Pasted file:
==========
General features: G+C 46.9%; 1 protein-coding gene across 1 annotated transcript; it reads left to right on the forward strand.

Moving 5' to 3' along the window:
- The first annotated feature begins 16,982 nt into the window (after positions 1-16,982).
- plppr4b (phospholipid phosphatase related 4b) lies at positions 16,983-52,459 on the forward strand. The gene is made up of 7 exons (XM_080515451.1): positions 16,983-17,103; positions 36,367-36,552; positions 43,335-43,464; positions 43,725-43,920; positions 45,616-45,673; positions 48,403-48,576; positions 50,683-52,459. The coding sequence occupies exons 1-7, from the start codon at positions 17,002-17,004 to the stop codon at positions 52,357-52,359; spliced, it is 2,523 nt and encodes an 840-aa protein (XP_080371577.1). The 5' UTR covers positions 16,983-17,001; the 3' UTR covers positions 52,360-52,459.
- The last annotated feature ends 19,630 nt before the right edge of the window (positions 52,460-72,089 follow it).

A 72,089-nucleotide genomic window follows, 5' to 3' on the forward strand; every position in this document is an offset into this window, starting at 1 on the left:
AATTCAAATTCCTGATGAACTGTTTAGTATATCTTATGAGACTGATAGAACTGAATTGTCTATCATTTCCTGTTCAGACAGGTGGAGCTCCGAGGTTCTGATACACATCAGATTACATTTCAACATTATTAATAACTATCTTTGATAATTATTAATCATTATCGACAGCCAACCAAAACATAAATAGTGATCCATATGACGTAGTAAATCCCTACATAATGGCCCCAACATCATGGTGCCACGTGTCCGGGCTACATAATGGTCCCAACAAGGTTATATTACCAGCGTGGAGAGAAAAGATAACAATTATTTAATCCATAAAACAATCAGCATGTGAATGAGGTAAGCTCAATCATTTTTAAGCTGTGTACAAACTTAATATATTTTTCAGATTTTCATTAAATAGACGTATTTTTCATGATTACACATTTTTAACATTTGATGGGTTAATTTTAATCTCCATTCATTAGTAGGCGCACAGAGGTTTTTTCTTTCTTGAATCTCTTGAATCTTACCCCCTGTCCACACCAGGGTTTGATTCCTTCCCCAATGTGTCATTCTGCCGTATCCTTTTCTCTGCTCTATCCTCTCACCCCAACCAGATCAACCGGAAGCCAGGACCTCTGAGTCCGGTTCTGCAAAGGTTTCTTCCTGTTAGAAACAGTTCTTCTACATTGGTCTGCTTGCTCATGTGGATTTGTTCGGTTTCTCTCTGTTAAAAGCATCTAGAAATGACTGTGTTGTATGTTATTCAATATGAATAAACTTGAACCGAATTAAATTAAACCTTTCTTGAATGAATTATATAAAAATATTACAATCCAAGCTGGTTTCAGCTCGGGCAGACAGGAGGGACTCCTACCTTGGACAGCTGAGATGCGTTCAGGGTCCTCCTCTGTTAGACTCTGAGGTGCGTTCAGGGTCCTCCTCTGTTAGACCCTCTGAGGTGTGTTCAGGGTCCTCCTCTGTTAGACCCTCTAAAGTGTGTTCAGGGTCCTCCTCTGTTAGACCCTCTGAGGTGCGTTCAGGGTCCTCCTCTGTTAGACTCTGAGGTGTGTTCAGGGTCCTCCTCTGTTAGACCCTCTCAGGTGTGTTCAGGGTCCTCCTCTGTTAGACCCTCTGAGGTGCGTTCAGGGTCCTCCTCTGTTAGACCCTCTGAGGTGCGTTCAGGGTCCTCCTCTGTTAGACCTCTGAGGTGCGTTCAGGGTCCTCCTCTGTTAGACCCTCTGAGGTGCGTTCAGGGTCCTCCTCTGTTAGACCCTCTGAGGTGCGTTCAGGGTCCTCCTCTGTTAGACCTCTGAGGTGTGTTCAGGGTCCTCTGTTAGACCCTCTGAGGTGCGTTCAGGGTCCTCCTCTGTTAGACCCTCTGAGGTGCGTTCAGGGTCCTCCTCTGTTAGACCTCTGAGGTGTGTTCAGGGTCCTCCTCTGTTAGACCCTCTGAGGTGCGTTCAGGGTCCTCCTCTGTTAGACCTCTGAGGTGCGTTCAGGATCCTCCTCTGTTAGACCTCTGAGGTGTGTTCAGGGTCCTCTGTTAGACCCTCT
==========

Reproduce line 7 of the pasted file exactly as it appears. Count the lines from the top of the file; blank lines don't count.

AATTCAAATTCCTGATGAACTGTTTAGTATATCTTATGAGACTGATAGAACTGAATTGTCTATCATTTCCTGTTCAGACAGGTGGAGCTCCGAGGTTCTGATACACATCAGATTACATTTCAACATTATTAATAACTATCTTTGATAATTATTAATCATTATCGACAGCCAACCAAAACATAAATAGTGATCCATATGACGTAGTAAATCCCTACATAATGGCCCCAACATCATGGTGCCACGTGTCCGGGCTACATAATGGTCCCAACAAGGTTATATTACCAGCGTGGAGAGAAAAGATAACAATTATTTAATCCATAAAACAATCAGCATGTGAATGAGGTAAGCTCAATCATTTTTAAGCTGTGTACAAACTTAATATATTTTTCAGATTTTCATTAAATAGACGTATTTTTCATGATTACACATTTTTAACATTTGATGGGTTAATTTTAATCTCCATTCATTAGTAGGCGCACAGAGGTTTTTTCTTTCTTGAATCTCTTGAATCTTACCCCCTGTCCACACCAGGGTTTGATTCCTTCCCCAATGTGTCATTCTGCCGTATCCTTTTCTCTGCTCTATCCTCTCACCCCAACCAGATCAACCGGAAGCCAGGACCTCTGAGTCCGGTTCTGCAAAGGTTTCTTCCTGTTAGAAACAGTTCTTCTACATTGGTCTGCTTGCTCATGTGGATTTGTTCGGTTTCTCTCTGTTAAAAGCATCTAGAAATGACTGTGTTGTATGTTATTCAATATGAATAAACTTGAACCGAATTAAATTAAACCTTTCTTGAATGAATTATATAAAAATATTACAATCCAAGCTGGTTTCAGCTCGGGCAGACAGGAGGGACTCCTACCTTGGACAGCTGAGATGCGTTCAGGGTCCTCCTCTGTTAGACTCTGAGGTGCGTTCAGGGTCCTCCTCTGTTAGACCCTCTGAGGTGTGTTCAGGGTCCTCCTCTGTTAGACCCTCTAAAGTGTGTTCAGGGTCCTCCTCTGTTAGACCCTCTGAGGTGCGTTCAGGGTCCTCCTCTGTTAGACTCTGAGGTGTGTTCAGGGTCCTCCTCTGTTAGACCCTCTCAGGTGTGTTCAGGGTCCTCCTCTGTTAGACCCTCTGAGGTGCGTTCAGGGTCCTCCTCTGTTAGACCCTCTGAGGTGCGTTCAGGGTCCTCCTCTGTTAGACCTCTGAGGTGCGTTCAGGGTCCTCCTCTGTTAGACCCTCTGAGGTGCGTTCAGGGTCCTCCTCTGTTAGACCCTCTGAGGTGCGTTCAGGGTCCTCCTCTGTTAGACCTCTGAGGTGTGTTCAGGGTCCTCTGTTAGACCCTCTGAGGTGCGTTCAGGGTCCTCCTCTGTTAGACCCTCTGAGGTGCGTTCAGGGTCCTCCTCTGTTAGACCTCTGAGGTGTGTTCAGGGTCCTCCTCTGTTAGACCCTCTGAGGTGCGTTCAGGGTCCTCCTCTGTTAGACCTCTGAGGTGCGTTCAGGATCCTCCTCTGTTAGACCTCTGAGGTGTGTTCAGGGTCCTCTGTTAGACCCTCT